China Struggles to Curb Energy Growth Amid Smog Crisis

An analysis by Michael Lelyveld
2014-03-17
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A tourist wearing a face mask visits the Tiananmen Rostrum in heavy smog in Beijing, March 3, 2014.
Imaginechina

China has raised its energy conservation targets for the second time in five months, acknowledging that it fell short of its goal last year.

In his annual work report on March 5 to the National People's Congress, the country's rubber stamp parliament, Premier Li Keqiang said the government has "tried hard to conserve energy, reduce emissions and ... control pollution," but China's smog crisis contradicts any credible claim to success.

The government has been trying to control pollution by setting targets for "energy intensity," an index of energy use per unit of gross domestic product (GDP) or economic output.

The targets are a key factor in the anti-smog battle because China met 65.7 percent of its energy demand with high-polluting coal last year, according to Reuters and China's state-owned Economic Information Daily.

While total energy consumption keeps rising as the economy expands, China has partially mitigated the effect by reducing energy waste per unit of GDP year after year.

But China's thick smog and new energy intensity targets suggest that the environmental effort has been losing ground.

Substantial increase

In his report, Li said the government would seek to improve energy efficiency this year by 3.9 percent, a substantial increase over the 3.5-percent annual target originally set under the current five-year plan.

Under the plan, China pledged to cut per-unit energy use in 2015 by 16 percent from 2010 levels.

In order to fulfill the five-year commitment, the government must raise its annual targets because it failed to meet them for the first two years, said Zhou Dadi, vice chairman of the China Energy Research Society, according to the official English-language China Daily.

Most of the trouble stems from 2011, when total energy use soared 7 percent while energy efficiency improved only 2.01 percent.

Last October, the National Development and Reform Commission (NDRC), China's administrative ministry, issued a "special document" ordering an increase in annual targets to 3.84 percent.

In a report to the NPC, the NDRC said it had "basically attained" the goal last year with an improvement of 3.7 percent, although the performance fell short of the mark.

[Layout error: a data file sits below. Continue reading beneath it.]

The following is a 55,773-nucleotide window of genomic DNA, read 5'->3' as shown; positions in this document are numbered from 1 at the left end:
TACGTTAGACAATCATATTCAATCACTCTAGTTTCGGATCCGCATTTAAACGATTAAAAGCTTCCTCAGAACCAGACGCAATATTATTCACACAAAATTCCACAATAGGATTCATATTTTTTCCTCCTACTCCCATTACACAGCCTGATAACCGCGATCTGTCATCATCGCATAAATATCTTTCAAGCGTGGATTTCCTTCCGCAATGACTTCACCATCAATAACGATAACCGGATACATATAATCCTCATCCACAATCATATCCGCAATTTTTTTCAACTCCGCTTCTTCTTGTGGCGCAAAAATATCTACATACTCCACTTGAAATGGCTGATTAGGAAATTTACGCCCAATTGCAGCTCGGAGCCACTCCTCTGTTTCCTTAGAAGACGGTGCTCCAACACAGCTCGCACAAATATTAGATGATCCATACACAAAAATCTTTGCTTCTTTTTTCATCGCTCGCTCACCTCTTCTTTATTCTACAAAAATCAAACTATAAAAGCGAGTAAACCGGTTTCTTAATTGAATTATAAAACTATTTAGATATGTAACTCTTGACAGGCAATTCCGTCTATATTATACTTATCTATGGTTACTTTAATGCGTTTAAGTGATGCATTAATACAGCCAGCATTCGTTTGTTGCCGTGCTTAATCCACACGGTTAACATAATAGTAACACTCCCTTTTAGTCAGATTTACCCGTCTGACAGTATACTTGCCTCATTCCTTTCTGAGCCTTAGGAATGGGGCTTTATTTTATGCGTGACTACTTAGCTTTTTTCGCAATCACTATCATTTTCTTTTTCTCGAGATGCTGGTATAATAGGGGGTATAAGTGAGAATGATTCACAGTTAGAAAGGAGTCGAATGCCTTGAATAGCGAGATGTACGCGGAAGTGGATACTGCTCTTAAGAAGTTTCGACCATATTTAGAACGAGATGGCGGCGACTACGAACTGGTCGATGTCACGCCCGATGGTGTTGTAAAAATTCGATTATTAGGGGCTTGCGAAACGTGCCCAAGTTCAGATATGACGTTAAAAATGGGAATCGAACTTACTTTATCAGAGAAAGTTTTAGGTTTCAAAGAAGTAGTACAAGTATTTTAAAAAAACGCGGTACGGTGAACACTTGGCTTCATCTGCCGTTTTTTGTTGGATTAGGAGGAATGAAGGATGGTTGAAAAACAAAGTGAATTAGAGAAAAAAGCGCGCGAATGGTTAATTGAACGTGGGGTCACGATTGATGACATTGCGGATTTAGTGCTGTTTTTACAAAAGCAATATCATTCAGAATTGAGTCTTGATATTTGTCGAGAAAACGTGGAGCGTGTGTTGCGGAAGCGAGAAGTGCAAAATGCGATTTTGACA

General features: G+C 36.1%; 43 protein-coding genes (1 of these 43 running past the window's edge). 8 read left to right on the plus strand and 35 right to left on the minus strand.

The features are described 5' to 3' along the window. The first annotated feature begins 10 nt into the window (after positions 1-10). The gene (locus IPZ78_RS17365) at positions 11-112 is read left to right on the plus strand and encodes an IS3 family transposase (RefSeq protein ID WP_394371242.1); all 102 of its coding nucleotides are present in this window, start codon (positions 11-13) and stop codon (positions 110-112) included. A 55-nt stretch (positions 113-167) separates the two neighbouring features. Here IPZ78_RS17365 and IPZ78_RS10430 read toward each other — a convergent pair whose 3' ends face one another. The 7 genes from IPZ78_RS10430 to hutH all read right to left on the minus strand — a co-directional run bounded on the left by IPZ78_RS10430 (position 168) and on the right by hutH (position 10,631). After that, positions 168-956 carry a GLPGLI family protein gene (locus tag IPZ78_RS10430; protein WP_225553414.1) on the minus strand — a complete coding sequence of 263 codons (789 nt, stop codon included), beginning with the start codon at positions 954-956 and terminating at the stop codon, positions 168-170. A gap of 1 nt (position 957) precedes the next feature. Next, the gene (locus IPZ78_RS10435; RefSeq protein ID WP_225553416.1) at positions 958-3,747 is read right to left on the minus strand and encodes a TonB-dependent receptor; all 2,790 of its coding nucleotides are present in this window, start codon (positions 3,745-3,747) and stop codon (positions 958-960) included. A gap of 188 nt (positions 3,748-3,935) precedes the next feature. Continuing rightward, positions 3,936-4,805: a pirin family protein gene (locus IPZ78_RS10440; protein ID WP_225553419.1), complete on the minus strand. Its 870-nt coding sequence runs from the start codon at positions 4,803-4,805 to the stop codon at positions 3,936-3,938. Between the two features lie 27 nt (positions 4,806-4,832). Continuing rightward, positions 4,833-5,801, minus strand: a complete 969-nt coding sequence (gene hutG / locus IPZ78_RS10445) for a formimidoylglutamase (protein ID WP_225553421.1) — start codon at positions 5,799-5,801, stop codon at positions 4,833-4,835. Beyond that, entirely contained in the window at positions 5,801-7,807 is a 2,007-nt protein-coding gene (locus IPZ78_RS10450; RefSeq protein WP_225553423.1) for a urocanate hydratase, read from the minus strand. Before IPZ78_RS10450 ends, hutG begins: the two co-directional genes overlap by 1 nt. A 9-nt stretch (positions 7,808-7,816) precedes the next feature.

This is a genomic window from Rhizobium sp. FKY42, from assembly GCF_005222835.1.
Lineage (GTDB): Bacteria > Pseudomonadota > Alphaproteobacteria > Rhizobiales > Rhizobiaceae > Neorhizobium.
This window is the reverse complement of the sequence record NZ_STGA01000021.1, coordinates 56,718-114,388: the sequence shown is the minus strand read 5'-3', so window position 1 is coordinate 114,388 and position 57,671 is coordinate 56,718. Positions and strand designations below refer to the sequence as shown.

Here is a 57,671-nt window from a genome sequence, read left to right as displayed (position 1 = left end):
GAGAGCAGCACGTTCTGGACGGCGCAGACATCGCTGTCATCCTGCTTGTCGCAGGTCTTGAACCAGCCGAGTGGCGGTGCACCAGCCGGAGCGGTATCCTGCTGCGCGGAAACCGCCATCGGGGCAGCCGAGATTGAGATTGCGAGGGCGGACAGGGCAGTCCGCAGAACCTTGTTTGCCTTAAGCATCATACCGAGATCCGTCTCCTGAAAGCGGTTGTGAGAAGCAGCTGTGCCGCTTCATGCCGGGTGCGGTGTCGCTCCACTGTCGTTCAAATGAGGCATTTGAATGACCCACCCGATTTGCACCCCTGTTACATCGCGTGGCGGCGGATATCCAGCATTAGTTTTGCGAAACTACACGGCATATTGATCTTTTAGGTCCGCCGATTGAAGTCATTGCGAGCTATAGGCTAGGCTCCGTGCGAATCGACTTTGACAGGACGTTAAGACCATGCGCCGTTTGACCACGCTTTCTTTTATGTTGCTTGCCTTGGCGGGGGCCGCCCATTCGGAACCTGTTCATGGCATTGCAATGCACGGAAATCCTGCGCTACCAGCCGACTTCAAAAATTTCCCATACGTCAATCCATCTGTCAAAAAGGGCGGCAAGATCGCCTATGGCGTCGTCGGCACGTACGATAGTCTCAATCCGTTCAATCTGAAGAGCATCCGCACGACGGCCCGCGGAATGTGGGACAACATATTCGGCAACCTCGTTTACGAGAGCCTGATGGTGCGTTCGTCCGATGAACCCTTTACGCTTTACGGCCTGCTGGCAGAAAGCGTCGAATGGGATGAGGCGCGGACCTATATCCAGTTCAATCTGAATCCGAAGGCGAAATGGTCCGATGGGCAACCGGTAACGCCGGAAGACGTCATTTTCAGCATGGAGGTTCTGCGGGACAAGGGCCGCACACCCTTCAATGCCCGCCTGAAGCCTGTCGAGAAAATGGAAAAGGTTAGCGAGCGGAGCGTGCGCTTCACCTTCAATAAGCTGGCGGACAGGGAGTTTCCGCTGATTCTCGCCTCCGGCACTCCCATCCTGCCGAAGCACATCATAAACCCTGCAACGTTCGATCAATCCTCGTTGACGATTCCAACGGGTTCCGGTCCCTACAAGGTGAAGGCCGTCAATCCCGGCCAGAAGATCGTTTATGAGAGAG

Behind the energy numbers lie a host of connections to major challenges facing China, including efforts to transform the economy, set a sustainable growth course, cut industrial overcapacity, reduce reliance on construction and infrastructure investment, and get pollution under control.

Not doing enough

The smog crisis suggests that the government is not doing enough by simply setting new targets to make up for failing to meet old ones, since total energy use is still growing at about 3.9 percent annually, based on official figures. The result has been more smog as GDP rose 7.7 percent last year.

"It's a numbers chase," said Derek Scissors, an economist and resident scholar at the American Enterprise Institute in Washington.

While China is taking positive steps by improving efficiency, it is unclear whether its intensity targets have
had any effect on smog.

In January, Han Jun, deputy director of the State Council Development Research Center, said China's energy intensity remains more than twice the global average, Reuters reported.

Philip Andrews-Speed, a China energy expert at National University of Singapore, said energy intensity is only indirectly linked to air quality.

"The pollution arises mostly as a result of total energy use and the energy mix," Andrews-Speed said.

"Total energy use continues to rise and the share of coal in the energy mix can only change slowly. Add this to the growing number of vehicles and, in recent weeks, some unusually persistent weather patterns, and you have a problem which continues to get worse before it will get better," he said.

Little sign

Despite enthusiastic responses to Li's work report cited by China's official media, Scissors sees little sign that the government is ready to "declare war against pollution," as the premier said.

Li's report appeared to be a letdown from the reform agenda laid out in November at the Third Plenary Session of the ruling Chinese Communist Party's Central Committee, said Scissors.

Instead, the report steered a conservative course, renewing last year's GDP growth and inflation targets of 7.5 percent and 3.5 percent respectively.

Scissors said the boilerplate report was reminiscent of those given by Li's predecessor, Wen Jiabao.

"This sounds like it could have been delivered by Wen Jiabao three years ago," he said.

Much will depend on how fast and how fully the government follows through on the report's promises of steps like energy pricing reforms, environmental taxes, property taxes and overcapacity cuts. Some tasks have been promised for this year, but most come with no set timelines.

Scissors suggested that the government may have been forced to adjust its energy efficiency targets because it expected higher GDP growth last year, which would have produced a better per-unit result.

The recent prevalence of smog raises the question of whether the efficiency targets will have any visible effect as long as they are lower than consumption growth.

Ultimately, residents can expect little relief from air pollution if total energy use keeps rising at current rates,
regardless of per-unit reductions.

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